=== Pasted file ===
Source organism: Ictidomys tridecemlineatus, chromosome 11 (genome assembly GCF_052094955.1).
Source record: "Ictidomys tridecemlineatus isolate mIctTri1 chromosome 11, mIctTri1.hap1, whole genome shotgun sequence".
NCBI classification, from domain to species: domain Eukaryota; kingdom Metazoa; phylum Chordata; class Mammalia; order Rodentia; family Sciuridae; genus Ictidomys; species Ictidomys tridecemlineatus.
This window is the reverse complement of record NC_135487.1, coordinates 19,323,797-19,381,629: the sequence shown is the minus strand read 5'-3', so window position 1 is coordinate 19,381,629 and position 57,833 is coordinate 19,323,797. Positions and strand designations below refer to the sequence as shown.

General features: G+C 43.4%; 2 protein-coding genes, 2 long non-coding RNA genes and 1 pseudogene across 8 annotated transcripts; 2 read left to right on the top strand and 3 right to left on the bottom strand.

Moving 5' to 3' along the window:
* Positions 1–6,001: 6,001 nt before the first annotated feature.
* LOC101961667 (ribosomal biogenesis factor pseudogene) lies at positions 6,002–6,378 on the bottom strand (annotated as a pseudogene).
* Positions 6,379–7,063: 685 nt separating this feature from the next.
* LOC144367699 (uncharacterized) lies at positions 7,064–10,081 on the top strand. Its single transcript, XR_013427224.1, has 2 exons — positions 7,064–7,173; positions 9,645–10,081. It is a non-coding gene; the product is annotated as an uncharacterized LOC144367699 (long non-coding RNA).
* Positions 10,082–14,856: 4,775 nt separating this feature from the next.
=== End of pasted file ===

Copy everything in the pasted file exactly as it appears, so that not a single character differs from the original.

Source organism: Ictidomys tridecemlineatus, chromosome 11 (genome assembly GCF_052094955.1).
Source record: "Ictidomys tridecemlineatus isolate mIctTri1 chromosome 11, mIctTri1.hap1, whole genome shotgun sequence".
NCBI classification, from domain to species: domain Eukaryota; kingdom Metazoa; phylum Chordata; class Mammalia; order Rodentia; family Sciuridae; genus Ictidomys; species Ictidomys tridecemlineatus.
This window is the reverse complement of record NC_135487.1, coordinates 19,323,797-19,381,629: the sequence shown is the minus strand read 5'-3', so window position 1 is coordinate 19,381,629 and position 57,833 is coordinate 19,323,797. Positions and strand designations below refer to the sequence as shown.

General features: G+C 43.4%; 2 protein-coding genes, 2 long non-coding RNA genes and 1 pseudogene across 8 annotated transcripts; 2 read left to right on the top strand and 3 right to left on the bottom strand.

Moving 5' to 3' along the window:
* Positions 1–6,001: 6,001 nt before the first annotated feature.
* LOC101961667 (ribosomal biogenesis factor pseudogene) lies at positions 6,002–6,378 on the bottom strand (annotated as a pseudogene).
* Positions 6,379–7,063: 685 nt separating this feature from the next.
* LOC144367699 (uncharacterized) lies at positions 7,064–10,081 on the top strand. Its single transcript, XR_013427224.1, has 2 exons — positions 7,064–7,173; positions 9,645–10,081. It is a non-coding gene; the product is annotated as an uncharacterized LOC144367699 (long non-coding RNA).
* Positions 10,082–14,856: 4,775 nt separating this feature from the next.